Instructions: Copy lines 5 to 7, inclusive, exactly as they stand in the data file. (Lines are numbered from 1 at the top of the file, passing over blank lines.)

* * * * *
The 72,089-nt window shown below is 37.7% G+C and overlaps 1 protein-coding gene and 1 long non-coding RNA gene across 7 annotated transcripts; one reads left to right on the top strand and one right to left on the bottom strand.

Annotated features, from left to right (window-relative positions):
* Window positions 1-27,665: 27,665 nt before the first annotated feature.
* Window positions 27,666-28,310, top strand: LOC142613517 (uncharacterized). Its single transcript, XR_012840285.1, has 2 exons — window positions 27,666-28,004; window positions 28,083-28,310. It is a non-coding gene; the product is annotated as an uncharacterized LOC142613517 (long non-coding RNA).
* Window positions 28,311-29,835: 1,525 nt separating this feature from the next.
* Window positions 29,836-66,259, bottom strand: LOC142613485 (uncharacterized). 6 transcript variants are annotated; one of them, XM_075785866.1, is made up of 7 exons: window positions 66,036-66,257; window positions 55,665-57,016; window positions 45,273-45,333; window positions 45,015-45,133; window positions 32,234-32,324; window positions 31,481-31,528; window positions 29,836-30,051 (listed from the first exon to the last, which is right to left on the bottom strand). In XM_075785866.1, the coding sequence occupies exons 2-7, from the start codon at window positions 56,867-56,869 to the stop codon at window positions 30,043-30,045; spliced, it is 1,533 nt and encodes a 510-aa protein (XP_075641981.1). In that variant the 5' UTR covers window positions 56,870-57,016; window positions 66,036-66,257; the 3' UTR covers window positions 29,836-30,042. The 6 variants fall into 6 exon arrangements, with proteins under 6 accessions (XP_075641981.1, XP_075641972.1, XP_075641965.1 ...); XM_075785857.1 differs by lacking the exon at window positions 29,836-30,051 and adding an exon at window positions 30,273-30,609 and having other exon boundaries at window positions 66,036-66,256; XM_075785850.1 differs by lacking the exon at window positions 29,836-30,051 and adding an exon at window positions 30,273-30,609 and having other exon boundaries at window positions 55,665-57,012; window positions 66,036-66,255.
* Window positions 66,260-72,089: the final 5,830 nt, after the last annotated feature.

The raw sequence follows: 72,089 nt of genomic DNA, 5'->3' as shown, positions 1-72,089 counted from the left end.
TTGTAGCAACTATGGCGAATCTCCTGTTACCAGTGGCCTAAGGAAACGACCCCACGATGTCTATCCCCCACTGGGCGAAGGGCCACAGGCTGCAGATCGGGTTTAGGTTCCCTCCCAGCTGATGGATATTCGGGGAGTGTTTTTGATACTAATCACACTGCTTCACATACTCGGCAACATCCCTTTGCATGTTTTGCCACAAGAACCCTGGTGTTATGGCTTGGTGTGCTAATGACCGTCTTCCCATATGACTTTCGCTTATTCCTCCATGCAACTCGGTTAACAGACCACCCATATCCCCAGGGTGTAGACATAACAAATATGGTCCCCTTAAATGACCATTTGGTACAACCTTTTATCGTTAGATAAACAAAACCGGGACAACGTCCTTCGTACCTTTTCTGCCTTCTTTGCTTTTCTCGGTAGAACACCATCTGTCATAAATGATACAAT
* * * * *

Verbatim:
* Window positions 28,311-29,835: 1,525 nt separating this feature from the next.
* Window positions 29,836-66,259, bottom strand: LOC142613485 (uncharacterized). 6 transcript variants are annotated; one of them, XM_075785866.1, is made up of 7 exons: window positions 66,036-66,257; window positions 55,665-57,016; window positions 45,273-45,333; window positions 45,015-45,133; window positions 32,234-32,324; window positions 31,481-31,528; window positions 29,836-30,051 (listed from the first exon to the last, which is right to left on the bottom strand). In XM_075785866.1, the coding sequence occupies exons 2-7, from the start codon at window positions 56,867-56,869 to the stop codon at window positions 30,043-30,045; spliced, it is 1,533 nt and encodes a 510-aa protein (XP_075641981.1). In that variant the 5' UTR covers window positions 56,870-57,016; window positions 66,036-66,257; the 3' UTR covers window positions 29,836-30,042. The 6 variants fall into 6 exon arrangements, with proteins under 6 accessions (XP_075641981.1, XP_075641972.1, XP_075641965.1 ...); XM_075785857.1 differs by lacking the exon at window positions 29,836-30,051 and adding an exon at window positions 30,273-30,609 and having other exon boundaries at window positions 66,036-66,256; XM_075785850.1 differs by lacking the exon at window positions 29,836-30,051 and adding an exon at window positions 30,273-30,609 and having other exon boundaries at window positions 55,665-57,012; window positions 66,036-66,255.
* Window positions 66,260-72,089: the final 5,830 nt, after the last annotated feature.